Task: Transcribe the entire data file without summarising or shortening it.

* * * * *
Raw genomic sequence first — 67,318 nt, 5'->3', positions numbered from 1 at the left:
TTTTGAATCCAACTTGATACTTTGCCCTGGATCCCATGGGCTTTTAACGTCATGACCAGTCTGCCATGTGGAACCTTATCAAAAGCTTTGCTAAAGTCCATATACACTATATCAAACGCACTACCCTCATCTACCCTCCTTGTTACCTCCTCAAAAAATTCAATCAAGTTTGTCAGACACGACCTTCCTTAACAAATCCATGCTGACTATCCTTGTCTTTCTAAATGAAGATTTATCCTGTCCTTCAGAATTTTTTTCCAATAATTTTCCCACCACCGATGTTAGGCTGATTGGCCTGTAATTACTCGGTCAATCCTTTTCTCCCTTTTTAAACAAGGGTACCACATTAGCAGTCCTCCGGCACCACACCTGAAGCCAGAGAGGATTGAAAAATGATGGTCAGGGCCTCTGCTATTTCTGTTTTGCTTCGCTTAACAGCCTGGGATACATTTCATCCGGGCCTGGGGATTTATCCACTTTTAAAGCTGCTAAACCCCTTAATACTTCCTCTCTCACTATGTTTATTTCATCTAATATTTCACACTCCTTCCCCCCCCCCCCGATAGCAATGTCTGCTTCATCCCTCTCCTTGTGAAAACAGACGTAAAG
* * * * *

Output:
Raw genomic sequence first — 67,318 nt, 5'->3', positions numbered from 1 at the left:
TTTTGAATCCAACTTGATACTTTGCCCTGGATCCCATGGGCTTTTAACGTCATGACCAGTCTGCCATGTGGAACCTTATCAAAAGCTTTGCTAAAGTCCATATACACTATATCAAACGCACTACCCTCATCTACCCTCCTTGTTACCTCCTCAAAAAATTCAATCAAGTTTGTCAGACACGACCTTCCTTAACAAATCCATGCTGACTATCCTTGTCTTTCTAAATGAAGATTTATCCTGTCCTTCAGAATTTTTTTCCAATAATTTTCCCACCACCGATGTTAGGCTGATTGGCCTGTAATTACTCGGTCAATCCTTTTCTCCCTTTTTAAACAAGGGTACCACATTAGCAGTCCTCCGGCACCACACCTGAAGCCAGAGAGGATTGAAAAATGATGGTCAGGGCCTCTGCTATTTCTGTTTTGCTTCGCTTAACAGCCTGGGATACATTTCATCCGGGCCTGGGGATTTATCCACTTTTAAAGCTGCTAAACCCCTTAATACTTCCTCTCTCACTATGTTTATTTCATCTAATATTTCACACTCCTTCCCCCCCCCCCCGATAGCAATGTCTGCTTCATCCCTCTCCTTGTGAAAACAGACGTAAAG